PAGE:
We began with a baseline assessment to understand each of the entrepreneurial ventures and their current stage of development. We also discussed what a business plan is, what is needed to develop one, and delved into the details of each venture, where they want to take it, what they are doing well, what needs improvement, and what they are willing to do.
Based on this diagnosis, a proposal emerged to develop a three-phase process:
Soft Skills: The first phase will focus on soft skills (self-esteem, self-confidence, negotiation, responsibility, risk management), accounting techniques (costing, income and expense control), and virtual marketing (social media management). We will also support those who do not yet have the Food Handling course to obtain it through CEPIA.
Business Advisory: The second phase will provide business advisory support.
Access to Economic Resources: The third phase aims to facilitate access to economic resources.
Strengthening Vulnerable Families
For several months, efforts have been made to assess and include families in vulnerable conditions who have approached CEPIA seeking assistance. The goal is to offer them better support for their needs. Volunteers and CEPIA staff have visited and worked in various communities within the association’s coverage area, reaching over 100 families. They have provided immediate assistance with necessities like clothing, footwear, and food.
We would also like to express our gratitude to the group of Israeli women who donated 336 pairs of shoes to CEPIA. These have been distributed among the female population we serve.
Whale Donors / Donantes Ballenas
Redekop Family Endowment
Las Ventanas de Playa Grande
Todd & Mary Heistand Family Foundation
Troper Wojcicki Foundation
Jon & Lisa Reichlin
Jodi Gallant & Stuart Sheldon
John & Donna Sommer
Julie & Jeff Jumonville
Bart Van Vooren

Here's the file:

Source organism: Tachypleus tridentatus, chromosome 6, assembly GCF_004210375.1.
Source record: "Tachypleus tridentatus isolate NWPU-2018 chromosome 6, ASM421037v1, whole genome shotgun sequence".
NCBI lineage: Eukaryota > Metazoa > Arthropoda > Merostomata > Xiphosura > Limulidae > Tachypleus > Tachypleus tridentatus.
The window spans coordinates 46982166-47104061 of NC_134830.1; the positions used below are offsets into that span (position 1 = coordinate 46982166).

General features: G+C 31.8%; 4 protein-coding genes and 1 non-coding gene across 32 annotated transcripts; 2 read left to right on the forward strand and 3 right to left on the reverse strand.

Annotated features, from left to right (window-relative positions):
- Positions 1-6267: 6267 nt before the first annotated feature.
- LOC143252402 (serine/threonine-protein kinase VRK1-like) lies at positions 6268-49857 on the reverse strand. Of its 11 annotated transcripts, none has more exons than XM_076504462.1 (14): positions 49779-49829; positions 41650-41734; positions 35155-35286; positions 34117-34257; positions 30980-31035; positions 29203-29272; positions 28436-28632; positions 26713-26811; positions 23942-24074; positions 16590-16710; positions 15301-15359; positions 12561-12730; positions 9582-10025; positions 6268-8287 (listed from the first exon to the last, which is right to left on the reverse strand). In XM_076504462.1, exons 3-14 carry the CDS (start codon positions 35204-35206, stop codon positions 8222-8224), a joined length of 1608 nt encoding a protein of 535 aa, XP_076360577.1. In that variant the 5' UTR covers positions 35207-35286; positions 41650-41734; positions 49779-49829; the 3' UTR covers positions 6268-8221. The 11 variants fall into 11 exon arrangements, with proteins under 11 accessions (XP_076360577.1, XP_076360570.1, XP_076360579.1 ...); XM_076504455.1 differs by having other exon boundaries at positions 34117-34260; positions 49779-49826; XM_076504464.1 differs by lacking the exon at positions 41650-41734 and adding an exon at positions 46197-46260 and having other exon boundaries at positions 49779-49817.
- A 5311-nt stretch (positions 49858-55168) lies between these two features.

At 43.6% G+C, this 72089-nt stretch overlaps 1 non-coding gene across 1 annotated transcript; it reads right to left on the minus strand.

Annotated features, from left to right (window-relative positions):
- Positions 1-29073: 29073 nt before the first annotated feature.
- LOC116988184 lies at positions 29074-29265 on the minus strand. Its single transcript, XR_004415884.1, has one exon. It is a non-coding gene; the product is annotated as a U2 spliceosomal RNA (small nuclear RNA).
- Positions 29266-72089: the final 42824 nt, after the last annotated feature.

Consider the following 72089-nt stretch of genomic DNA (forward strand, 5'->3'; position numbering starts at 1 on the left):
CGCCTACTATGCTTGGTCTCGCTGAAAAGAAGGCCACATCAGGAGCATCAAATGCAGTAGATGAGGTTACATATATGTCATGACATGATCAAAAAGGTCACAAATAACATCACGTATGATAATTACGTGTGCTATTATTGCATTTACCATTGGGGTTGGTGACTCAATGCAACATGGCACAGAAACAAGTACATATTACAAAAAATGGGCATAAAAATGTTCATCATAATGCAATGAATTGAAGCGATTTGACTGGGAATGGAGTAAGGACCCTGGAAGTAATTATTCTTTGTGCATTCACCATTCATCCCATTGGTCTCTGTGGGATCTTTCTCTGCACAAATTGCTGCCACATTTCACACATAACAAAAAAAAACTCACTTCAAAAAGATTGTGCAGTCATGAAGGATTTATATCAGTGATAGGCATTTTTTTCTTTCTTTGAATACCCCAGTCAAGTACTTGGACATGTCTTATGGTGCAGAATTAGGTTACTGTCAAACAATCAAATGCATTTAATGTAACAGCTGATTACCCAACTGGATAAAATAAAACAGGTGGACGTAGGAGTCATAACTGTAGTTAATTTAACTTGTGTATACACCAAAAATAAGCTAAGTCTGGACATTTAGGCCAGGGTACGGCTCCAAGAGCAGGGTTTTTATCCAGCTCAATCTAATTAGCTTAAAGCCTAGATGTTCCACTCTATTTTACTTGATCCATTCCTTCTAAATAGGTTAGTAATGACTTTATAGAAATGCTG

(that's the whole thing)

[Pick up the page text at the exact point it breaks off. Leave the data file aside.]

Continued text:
Martyn & Debi Hoffmann
Daley Family Fund
Pavel and Kimberly Oliva Charitable Fund
Huifen & Kirk Dunn
Marlin del Rey
Hyde Park School
NA Morris Family Charitable Foundation
The Palmer Company
James & Jean Scheman
George Peter Rose
Junta de Protección Social, IMAS, PANI
Thank you SHARKS!
Nick, Jorge & Nicholas Alers, Bella Vida, Super MASSAI, Hotel Gilded Iguana Nosara, JSM Santa Rosa, Jeffrey Christo, Brad Cooper, Tabitha Cromer, Bruce Reinhart, Marsha Brinson, William Willis, Geldstuck Robert Januikt, Ocean surf and Sun Reality, John & Qing Zhao Roberts, Don & Wendy Bulmer, John Scheman, Austin Community Foundation, Laura Ledbetter, Linnea & John Hauser, Mark Beamish, Sheila Ross, Sidney Keay, Aqueduct Foundation, Martin Salermo.
We also thank:
Practice Sports Inc, Access Electrical Contractors Inc, Justin Keltner, Fidelity Charitable Gift Fund, My Abdellah Alaoui, Chandra Champion,Deida Runswick, Elliot Frost, Robert Perkins, Nicholas Lane, Walter Alonso Martin, 11th graders La Paz Community School, Universidad Georgia,SPG Holding Corporation, Ruth Silva Guevara, Diane Goulden, Stephanie Lippens, Casey Simmons, Good Vibes Rock School, Donna Mitchell, Jessica Edmundson, Elevate Movement Studio.
Thank you for your material donations:
Jenifer Dizgun, Clop Michelle, Ava Jacobs, Hunter Jacobs, Gregory Petin, Janina Rodriguez, Jacqueline Vanderzanden, Agustin Lamas, Erica Mullen, Tori Leslie, Damaris Hernandez, Emilia Castro, Rachelle Escaravage, Witchs Rock, Casey Simmons, Anne Roberts, Antonio Zavala, Karen Melissa Guadamuz Valerin, Stefano Schietti, Aya Atan, Tania Hueso Gutierrez, Xinia Ocampo Chavez, Ana Live Zelaya, Mario Rances, Maria Paula Brenes, CCIS, Serena Maurer, Kimberly Chavez Guillen, Juliette Andriw, Marianela Solano Quiros, Tammy Gills, Elizabeth Sandoval, Monica Hernandez, Ricardo Farina, Heylin Larios Fonseca, Julio Aguilar, Wendy Valverde, Gabriela Garbanzo, Noé, Bernie Remy, Ana Lorena Baltonado, Colleen Henson, Tanya Papuga, Jason Abernathi, Jhon Duncan, Fabiola Gomez Rojas, Yanina Rodriguez, Andrea Pizago, Adrian Cruz B, Alenjandro Meza, Willfrou Blanco, Yulie Trejos, Aya Natan, Danielle Hollander, Marcela Hernandez Cordero, Colleen Henson, Jasmine Bertschy, Vale Monti, Caren Viviana Arce Marin, Petra Schoep, Ruth Antonia Paz Cruz, Yanina Rodriguez, Yerlin Guido Apa, Juliana Castro Rios, Storni Swart, Kristin Craig, Mai Phillits, Stephanie Gough, Kryz Chacon, Giselle Andea Leon Cortez, Jasmine Bertschy, Sherlyn Hernandez Perez, Karol Trejos Ramirez, Jose Antonio Lopez M, Edgar Andres Fernandez, Ingrid Vallejos Gonzales.